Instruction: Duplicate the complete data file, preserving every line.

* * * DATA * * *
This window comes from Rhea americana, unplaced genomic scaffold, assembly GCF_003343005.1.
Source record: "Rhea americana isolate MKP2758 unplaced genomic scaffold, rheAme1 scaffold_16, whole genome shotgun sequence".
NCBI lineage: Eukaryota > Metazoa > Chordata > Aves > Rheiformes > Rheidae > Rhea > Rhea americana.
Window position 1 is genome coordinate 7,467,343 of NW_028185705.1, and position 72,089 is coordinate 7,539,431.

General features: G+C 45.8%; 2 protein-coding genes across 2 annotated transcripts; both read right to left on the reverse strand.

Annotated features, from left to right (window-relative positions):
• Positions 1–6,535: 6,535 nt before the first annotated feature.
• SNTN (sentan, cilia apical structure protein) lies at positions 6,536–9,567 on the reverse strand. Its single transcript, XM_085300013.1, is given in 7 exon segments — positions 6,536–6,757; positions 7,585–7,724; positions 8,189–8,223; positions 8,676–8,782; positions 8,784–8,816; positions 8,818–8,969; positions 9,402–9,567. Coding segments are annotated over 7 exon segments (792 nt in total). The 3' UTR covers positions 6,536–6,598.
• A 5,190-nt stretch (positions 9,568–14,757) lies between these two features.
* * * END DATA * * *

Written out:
This window comes from Rhea americana, unplaced genomic scaffold, assembly GCF_003343005.1.
Source record: "Rhea americana isolate MKP2758 unplaced genomic scaffold, rheAme1 scaffold_16, whole genome shotgun sequence".
NCBI lineage: Eukaryota > Metazoa > Chordata > Aves > Rheiformes > Rheidae > Rhea > Rhea americana.
Window position 1 is genome coordinate 7,467,343 of NW_028185705.1, and position 72,089 is coordinate 7,539,431.

General features: G+C 45.8%; 2 protein-coding genes across 2 annotated transcripts; both read right to left on the reverse strand.

Annotated features, from left to right (window-relative positions):
• Positions 1–6,535: 6,535 nt before the first annotated feature.
• SNTN (sentan, cilia apical structure protein) lies at positions 6,536–9,567 on the reverse strand. Its single transcript, XM_085300013.1, is given in 7 exon segments — positions 6,536–6,757; positions 7,585–7,724; positions 8,189–8,223; positions 8,676–8,782; positions 8,784–8,816; positions 8,818–8,969; positions 9,402–9,567. Coding segments are annotated over 7 exon segments (792 nt in total). The 3' UTR covers positions 6,536–6,598.
• A 5,190-nt stretch (positions 9,568–14,757) lies between these two features.